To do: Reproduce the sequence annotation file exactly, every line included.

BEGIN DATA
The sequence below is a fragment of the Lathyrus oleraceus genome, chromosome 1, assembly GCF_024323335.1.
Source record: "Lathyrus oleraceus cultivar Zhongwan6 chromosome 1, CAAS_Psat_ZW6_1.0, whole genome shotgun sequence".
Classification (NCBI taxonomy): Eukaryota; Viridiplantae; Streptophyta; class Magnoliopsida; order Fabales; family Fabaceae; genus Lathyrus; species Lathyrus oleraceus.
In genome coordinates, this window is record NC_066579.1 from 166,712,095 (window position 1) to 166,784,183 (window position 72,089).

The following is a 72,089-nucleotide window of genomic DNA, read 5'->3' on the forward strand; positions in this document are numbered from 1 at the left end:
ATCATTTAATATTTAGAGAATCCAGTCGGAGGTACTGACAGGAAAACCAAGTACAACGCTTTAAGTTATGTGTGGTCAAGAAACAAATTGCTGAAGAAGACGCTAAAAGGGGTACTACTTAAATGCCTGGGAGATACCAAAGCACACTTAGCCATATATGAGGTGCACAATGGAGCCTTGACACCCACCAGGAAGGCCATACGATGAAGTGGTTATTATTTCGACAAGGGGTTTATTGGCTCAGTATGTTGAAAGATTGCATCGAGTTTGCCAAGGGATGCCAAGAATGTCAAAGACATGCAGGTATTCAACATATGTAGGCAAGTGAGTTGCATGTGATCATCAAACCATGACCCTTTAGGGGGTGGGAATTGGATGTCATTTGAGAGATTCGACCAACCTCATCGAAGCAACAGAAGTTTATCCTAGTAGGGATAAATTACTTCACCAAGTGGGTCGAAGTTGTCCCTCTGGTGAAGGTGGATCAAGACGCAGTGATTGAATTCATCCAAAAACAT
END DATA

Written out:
The sequence below is a fragment of the Lathyrus oleraceus genome, chromosome 1, assembly GCF_024323335.1.
Source record: "Lathyrus oleraceus cultivar Zhongwan6 chromosome 1, CAAS_Psat_ZW6_1.0, whole genome shotgun sequence".
Classification (NCBI taxonomy): Eukaryota; Viridiplantae; Streptophyta; class Magnoliopsida; order Fabales; family Fabaceae; genus Lathyrus; species Lathyrus oleraceus.
In genome coordinates, this window is record NC_066579.1 from 166,712,095 (window position 1) to 166,784,183 (window position 72,089).

The following is a 72,089-nucleotide window of genomic DNA, read 5'->3' on the forward strand; positions in this document are numbered from 1 at the left end:
ATCATTTAATATTTAGAGAATCCAGTCGGAGGTACTGACAGGAAAACCAAGTACAACGCTTTAAGTTATGTGTGGTCAAGAAACAAATTGCTGAAGAAGACGCTAAAAGGGGTACTACTTAAATGCCTGGGAGATACCAAAGCACACTTAGCCATATATGAGGTGCACAATGGAGCCTTGACACCCACCAGGAAGGCCATACGATGAAGTGGTTATTATTTCGACAAGGGGTTTATTGGCTCAGTATGTTGAAAGATTGCATCGAGTTTGCCAAGGGATGCCAAGAATGTCAAAGACATGCAGGTATTCAACATATGTAGGCAAGTGAGTTGCATGTGATCATCAAACCATGACCCTTTAGGGGGTGGGAATTGGATGTCATTTGAGAGATTCGACCAACCTCATCGAAGCAACAGAAGTTTATCCTAGTAGGGATAAATTACTTCACCAAGTGGGTCGAAGTTGTCCCTCTGGTGAAGGTGGATCAAGACGCAGTGATTGAATTCATCCAAAAACAT